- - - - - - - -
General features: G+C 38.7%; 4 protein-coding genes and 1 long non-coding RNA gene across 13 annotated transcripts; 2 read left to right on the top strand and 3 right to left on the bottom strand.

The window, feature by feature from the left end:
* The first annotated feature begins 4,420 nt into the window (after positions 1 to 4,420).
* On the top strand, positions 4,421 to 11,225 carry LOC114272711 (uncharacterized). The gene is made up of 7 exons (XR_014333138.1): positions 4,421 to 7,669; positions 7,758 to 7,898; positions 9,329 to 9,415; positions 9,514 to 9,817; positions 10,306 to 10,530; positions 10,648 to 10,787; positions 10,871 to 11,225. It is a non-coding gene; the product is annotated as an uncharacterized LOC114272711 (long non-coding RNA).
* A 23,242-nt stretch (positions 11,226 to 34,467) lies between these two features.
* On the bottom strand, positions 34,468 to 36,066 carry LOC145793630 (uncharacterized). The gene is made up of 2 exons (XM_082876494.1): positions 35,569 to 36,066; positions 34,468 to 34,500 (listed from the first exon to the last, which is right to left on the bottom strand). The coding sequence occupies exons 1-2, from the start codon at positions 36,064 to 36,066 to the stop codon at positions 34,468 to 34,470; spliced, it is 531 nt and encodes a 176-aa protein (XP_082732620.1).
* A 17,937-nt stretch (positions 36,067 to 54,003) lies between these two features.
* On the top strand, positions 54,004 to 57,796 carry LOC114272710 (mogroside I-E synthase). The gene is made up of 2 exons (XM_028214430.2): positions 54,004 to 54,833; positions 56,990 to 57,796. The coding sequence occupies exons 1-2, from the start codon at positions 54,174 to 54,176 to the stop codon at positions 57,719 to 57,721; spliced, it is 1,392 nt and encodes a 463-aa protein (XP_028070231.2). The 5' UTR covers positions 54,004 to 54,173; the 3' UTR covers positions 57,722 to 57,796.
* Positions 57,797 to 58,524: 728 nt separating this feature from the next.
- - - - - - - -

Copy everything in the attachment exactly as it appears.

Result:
General features: G+C 38.7%; 4 protein-coding genes and 1 long non-coding RNA gene across 13 annotated transcripts; 2 read left to right on the top strand and 3 right to left on the bottom strand.

The window, feature by feature from the left end:
* The first annotated feature begins 4,420 nt into the window (after positions 1 to 4,420).
* On the top strand, positions 4,421 to 11,225 carry LOC114272711 (uncharacterized). The gene is made up of 7 exons (XR_014333138.1): positions 4,421 to 7,669; positions 7,758 to 7,898; positions 9,329 to 9,415; positions 9,514 to 9,817; positions 10,306 to 10,530; positions 10,648 to 10,787; positions 10,871 to 11,225. It is a non-coding gene; the product is annotated as an uncharacterized LOC114272711 (long non-coding RNA).
* A 23,242-nt stretch (positions 11,226 to 34,467) lies between these two features.
* On the bottom strand, positions 34,468 to 36,066 carry LOC145793630 (uncharacterized). The gene is made up of 2 exons (XM_082876494.1): positions 35,569 to 36,066; positions 34,468 to 34,500 (listed from the first exon to the last, which is right to left on the bottom strand). The coding sequence occupies exons 1-2, from the start codon at positions 36,064 to 36,066 to the stop codon at positions 34,468 to 34,470; spliced, it is 531 nt and encodes a 176-aa protein (XP_082732620.1).
* A 17,937-nt stretch (positions 36,067 to 54,003) lies between these two features.
* On the top strand, positions 54,004 to 57,796 carry LOC114272710 (mogroside I-E synthase). The gene is made up of 2 exons (XM_028214430.2): positions 54,004 to 54,833; positions 56,990 to 57,796. The coding sequence occupies exons 1-2, from the start codon at positions 54,174 to 54,176 to the stop codon at positions 57,719 to 57,721; spliced, it is 1,392 nt and encodes a 463-aa protein (XP_028070231.2). The 5' UTR covers positions 54,004 to 54,173; the 3' UTR covers positions 57,722 to 57,796.
* Positions 57,797 to 58,524: 728 nt separating this feature from the next.